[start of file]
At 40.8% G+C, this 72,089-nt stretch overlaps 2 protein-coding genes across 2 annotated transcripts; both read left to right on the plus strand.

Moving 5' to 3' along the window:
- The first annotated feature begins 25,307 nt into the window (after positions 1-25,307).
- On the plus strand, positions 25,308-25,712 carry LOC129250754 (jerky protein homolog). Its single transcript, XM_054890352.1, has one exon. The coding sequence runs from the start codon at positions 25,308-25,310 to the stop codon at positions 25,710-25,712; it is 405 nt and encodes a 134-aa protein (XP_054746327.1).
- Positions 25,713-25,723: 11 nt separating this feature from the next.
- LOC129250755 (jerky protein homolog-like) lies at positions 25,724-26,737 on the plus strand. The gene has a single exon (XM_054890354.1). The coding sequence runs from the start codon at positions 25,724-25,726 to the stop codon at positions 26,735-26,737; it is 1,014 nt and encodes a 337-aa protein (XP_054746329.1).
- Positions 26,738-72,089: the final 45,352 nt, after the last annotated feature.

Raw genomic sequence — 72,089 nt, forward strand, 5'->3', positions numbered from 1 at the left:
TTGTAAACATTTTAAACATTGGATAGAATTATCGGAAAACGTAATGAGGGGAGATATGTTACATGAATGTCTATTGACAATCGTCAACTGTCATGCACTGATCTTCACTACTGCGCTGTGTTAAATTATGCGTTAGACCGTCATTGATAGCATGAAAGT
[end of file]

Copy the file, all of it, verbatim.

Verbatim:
At 40.8% G+C, this 72,089-nt stretch overlaps 2 protein-coding genes across 2 annotated transcripts; both read left to right on the plus strand.

Moving 5' to 3' along the window:
- The first annotated feature begins 25,307 nt into the window (after positions 1-25,307).
- On the plus strand, positions 25,308-25,712 carry LOC129250754 (jerky protein homolog). Its single transcript, XM_054890352.1, has one exon. The coding sequence runs from the start codon at positions 25,308-25,310 to the stop codon at positions 25,710-25,712; it is 405 nt and encodes a 134-aa protein (XP_054746327.1).
- Positions 25,713-25,723: 11 nt separating this feature from the next.
- LOC129250755 (jerky protein homolog-like) lies at positions 25,724-26,737 on the plus strand. The gene has a single exon (XM_054890354.1). The coding sequence runs from the start codon at positions 25,724-25,726 to the stop codon at positions 26,735-26,737; it is 1,014 nt and encodes a 337-aa protein (XP_054746329.1).
- Positions 26,738-72,089: the final 45,352 nt, after the last annotated feature.

Raw genomic sequence — 72,089 nt, forward strand, 5'->3', positions numbered from 1 at the left:
TTGTAAACATTTTAAACATTGGATAGAATTATCGGAAAACGTAATGAGGGGAGATATGTTACATGAATGTCTATTGACAATCGTCAACTGTCATGCACTGATCTTCACTACTGCGCTGTGTTAAATTATGCGTTAGACCGTCATTGATAGCATGAAAGT